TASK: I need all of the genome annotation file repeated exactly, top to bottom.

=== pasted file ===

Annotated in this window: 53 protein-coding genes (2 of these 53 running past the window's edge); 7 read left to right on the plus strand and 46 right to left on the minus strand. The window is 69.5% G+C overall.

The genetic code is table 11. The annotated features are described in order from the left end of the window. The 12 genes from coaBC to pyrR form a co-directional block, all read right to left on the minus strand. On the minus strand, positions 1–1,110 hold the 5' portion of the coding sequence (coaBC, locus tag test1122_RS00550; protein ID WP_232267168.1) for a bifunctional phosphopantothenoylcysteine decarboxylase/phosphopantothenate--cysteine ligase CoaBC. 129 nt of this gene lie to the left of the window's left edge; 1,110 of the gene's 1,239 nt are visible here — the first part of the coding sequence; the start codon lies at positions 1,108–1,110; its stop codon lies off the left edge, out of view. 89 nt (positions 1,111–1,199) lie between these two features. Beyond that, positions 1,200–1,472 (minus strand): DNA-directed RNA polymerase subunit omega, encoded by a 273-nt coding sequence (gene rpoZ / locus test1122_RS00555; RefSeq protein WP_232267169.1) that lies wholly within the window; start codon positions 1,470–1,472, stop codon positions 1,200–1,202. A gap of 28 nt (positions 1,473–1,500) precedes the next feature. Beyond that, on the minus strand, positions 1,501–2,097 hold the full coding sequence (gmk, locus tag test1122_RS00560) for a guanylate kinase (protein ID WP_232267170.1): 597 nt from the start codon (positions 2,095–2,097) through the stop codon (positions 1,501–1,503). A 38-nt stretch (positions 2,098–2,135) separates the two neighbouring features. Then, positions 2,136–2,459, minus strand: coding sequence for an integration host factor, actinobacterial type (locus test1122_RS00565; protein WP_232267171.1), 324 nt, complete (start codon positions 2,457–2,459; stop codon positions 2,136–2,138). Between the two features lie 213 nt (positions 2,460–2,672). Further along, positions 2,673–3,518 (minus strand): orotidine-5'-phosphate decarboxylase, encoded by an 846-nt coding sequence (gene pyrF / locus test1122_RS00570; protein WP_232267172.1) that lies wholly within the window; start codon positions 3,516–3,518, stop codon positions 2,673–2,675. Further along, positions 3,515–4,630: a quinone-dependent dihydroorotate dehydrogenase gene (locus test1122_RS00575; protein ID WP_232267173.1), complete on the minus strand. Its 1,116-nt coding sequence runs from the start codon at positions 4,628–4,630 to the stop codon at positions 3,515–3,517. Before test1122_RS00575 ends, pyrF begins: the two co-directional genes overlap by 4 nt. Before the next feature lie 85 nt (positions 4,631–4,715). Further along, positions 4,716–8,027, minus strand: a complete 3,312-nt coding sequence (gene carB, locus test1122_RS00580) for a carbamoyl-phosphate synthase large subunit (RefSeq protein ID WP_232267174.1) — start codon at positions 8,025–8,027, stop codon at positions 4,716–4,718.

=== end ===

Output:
Annotated in this window: 53 protein-coding genes (2 of these 53 running past the window's edge); 7 read left to right on the plus strand and 46 right to left on the minus strand. The window is 69.5% G+C overall.

The genetic code is table 11. The annotated features are described in order from the left end of the window. The 12 genes from coaBC to pyrR form a co-directional block, all read right to left on the minus strand. On the minus strand, positions 1–1,110 hold the 5' portion of the coding sequence (coaBC, locus tag test1122_RS00550; protein ID WP_232267168.1) for a bifunctional phosphopantothenoylcysteine decarboxylase/phosphopantothenate--cysteine ligase CoaBC. 129 nt of this gene lie to the left of the window's left edge; 1,110 of the gene's 1,239 nt are visible here — the first part of the coding sequence; the start codon lies at positions 1,108–1,110; its stop codon lies off the left edge, out of view. 89 nt (positions 1,111–1,199) lie between these two features. Beyond that, positions 1,200–1,472 (minus strand): DNA-directed RNA polymerase subunit omega, encoded by a 273-nt coding sequence (gene rpoZ / locus test1122_RS00555; RefSeq protein WP_232267169.1) that lies wholly within the window; start codon positions 1,470–1,472, stop codon positions 1,200–1,202. A gap of 28 nt (positions 1,473–1,500) precedes the next feature. Beyond that, on the minus strand, positions 1,501–2,097 hold the full coding sequence (gmk, locus tag test1122_RS00560) for a guanylate kinase (protein ID WP_232267170.1): 597 nt from the start codon (positions 2,095–2,097) through the stop codon (positions 1,501–1,503). A 38-nt stretch (positions 2,098–2,135) separates the two neighbouring features. Then, positions 2,136–2,459, minus strand: coding sequence for an integration host factor, actinobacterial type (locus test1122_RS00565; protein WP_232267171.1), 324 nt, complete (start codon positions 2,457–2,459; stop codon positions 2,136–2,138). Between the two features lie 213 nt (positions 2,460–2,672). Further along, positions 2,673–3,518 (minus strand): orotidine-5'-phosphate decarboxylase, encoded by an 846-nt coding sequence (gene pyrF / locus test1122_RS00570; protein WP_232267172.1) that lies wholly within the window; start codon positions 3,516–3,518, stop codon positions 2,673–2,675. Further along, positions 3,515–4,630: a quinone-dependent dihydroorotate dehydrogenase gene (locus test1122_RS00575; protein ID WP_232267173.1), complete on the minus strand. Its 1,116-nt coding sequence runs from the start codon at positions 4,628–4,630 to the stop codon at positions 3,515–3,517. Before test1122_RS00575 ends, pyrF begins: the two co-directional genes overlap by 4 nt. Before the next feature lie 85 nt (positions 4,631–4,715). Further along, positions 4,716–8,027, minus strand: a complete 3,312-nt coding sequence (gene carB, locus test1122_RS00580) for a carbamoyl-phosphate synthase large subunit (RefSeq protein ID WP_232267174.1) — start codon at positions 8,025–8,027, stop codon at positions 4,716–4,718.